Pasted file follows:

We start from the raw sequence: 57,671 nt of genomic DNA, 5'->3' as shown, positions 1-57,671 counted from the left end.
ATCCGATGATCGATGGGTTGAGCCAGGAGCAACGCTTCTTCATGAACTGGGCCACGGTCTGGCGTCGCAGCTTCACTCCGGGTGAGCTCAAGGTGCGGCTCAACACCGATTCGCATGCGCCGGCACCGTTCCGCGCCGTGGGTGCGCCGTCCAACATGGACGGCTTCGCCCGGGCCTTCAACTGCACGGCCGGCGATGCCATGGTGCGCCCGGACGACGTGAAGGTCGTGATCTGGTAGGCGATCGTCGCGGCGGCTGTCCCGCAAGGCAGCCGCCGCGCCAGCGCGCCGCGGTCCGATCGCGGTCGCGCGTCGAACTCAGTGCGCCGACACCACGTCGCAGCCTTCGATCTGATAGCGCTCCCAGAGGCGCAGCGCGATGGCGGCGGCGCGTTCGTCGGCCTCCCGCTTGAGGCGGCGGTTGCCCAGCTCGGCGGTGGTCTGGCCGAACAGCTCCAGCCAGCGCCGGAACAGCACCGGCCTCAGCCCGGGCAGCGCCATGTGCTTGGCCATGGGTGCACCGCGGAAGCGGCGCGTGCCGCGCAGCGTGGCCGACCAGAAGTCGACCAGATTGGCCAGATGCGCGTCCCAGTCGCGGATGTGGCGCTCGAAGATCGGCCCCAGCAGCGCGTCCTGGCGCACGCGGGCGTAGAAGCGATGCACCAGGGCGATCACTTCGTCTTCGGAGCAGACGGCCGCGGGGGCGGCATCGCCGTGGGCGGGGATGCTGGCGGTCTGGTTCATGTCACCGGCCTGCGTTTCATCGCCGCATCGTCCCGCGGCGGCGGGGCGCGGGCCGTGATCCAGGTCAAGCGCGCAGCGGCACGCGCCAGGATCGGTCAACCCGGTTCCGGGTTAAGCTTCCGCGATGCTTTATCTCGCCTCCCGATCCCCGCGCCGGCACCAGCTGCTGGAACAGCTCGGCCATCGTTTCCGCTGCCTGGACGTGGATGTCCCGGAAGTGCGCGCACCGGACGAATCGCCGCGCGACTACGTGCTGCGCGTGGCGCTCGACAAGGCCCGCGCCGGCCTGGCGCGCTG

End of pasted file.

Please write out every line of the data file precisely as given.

We start from the raw sequence: 57,671 nt of genomic DNA, 5'->3' as shown, positions 1-57,671 counted from the left end.
ATCCGATGATCGATGGGTTGAGCCAGGAGCAACGCTTCTTCATGAACTGGGCCACGGTCTGGCGTCGCAGCTTCACTCCGGGTGAGCTCAAGGTGCGGCTCAACACCGATTCGCATGCGCCGGCACCGTTCCGCGCCGTGGGTGCGCCGTCCAACATGGACGGCTTCGCCCGGGCCTTCAACTGCACGGCCGGCGATGCCATGGTGCGCCCGGACGACGTGAAGGTCGTGATCTGGTAGGCGATCGTCGCGGCGGCTGTCCCGCAAGGCAGCCGCCGCGCCAGCGCGCCGCGGTCCGATCGCGGTCGCGCGTCGAACTCAGTGCGCCGACACCACGTCGCAGCCTTCGATCTGATAGCGCTCCCAGAGGCGCAGCGCGATGGCGGCGGCGCGTTCGTCGGCCTCCCGCTTGAGGCGGCGGTTGCCCAGCTCGGCGGTGGTCTGGCCGAACAGCTCCAGCCAGCGCCGGAACAGCACCGGCCTCAGCCCGGGCAGCGCCATGTGCTTGGCCATGGGTGCACCGCGGAAGCGGCGCGTGCCGCGCAGCGTGGCCGACCAGAAGTCGACCAGATTGGCCAGATGCGCGTCCCAGTCGCGGATGTGGCGCTCGAAGATCGGCCCCAGCAGCGCGTCCTGGCGCACGCGGGCGTAGAAGCGATGCACCAGGGCGATCACTTCGTCTTCGGAGCAGACGGCCGCGGGGGCGGCATCGCCGTGGGCGGGGATGCTGGCGGTCTGGTTCATGTCACCGGCCTGCGTTTCATCGCCGCATCGTCCCGCGGCGGCGGGGCGCGGGCCGTGATCCAGGTCAAGCGCGCAGCGGCACGCGCCAGGATCGGTCAACCCGGTTCCGGGTTAAGCTTCCGCGATGCTTTATCTCGCCTCCCGATCCCCGCGCCGGCACCAGCTGCTGGAACAGCTCGGCCATCGTTTCCGCTGCCTGGACGTGGATGTCCCGGAAGTGCGCGCACCGGACGAATCGCCGCGCGACTACGTGCTGCGCGTGGCGCTCGACAAGGCCCGCGCCGGCCTGGCGCGCTG